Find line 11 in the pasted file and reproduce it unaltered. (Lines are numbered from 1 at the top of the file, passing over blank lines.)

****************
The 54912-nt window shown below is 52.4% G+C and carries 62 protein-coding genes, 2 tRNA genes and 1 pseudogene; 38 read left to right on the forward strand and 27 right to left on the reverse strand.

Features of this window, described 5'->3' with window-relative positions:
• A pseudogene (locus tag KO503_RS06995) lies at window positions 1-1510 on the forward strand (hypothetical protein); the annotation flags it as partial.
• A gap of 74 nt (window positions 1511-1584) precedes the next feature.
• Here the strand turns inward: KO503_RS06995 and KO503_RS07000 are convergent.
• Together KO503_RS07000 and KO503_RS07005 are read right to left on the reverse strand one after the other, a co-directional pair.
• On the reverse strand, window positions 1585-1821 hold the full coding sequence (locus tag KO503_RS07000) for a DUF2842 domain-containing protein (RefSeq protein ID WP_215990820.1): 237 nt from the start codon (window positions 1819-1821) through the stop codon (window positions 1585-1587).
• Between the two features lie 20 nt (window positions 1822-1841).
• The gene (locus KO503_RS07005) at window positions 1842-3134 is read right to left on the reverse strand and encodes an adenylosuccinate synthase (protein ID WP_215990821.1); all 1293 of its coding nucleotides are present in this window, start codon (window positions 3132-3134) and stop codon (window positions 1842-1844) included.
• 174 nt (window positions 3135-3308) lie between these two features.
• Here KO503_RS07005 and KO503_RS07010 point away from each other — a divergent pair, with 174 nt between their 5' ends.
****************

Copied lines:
• Here KO503_RS07005 and KO503_RS07010 point away from each other — a divergent pair, with 174 nt between their 5' ends.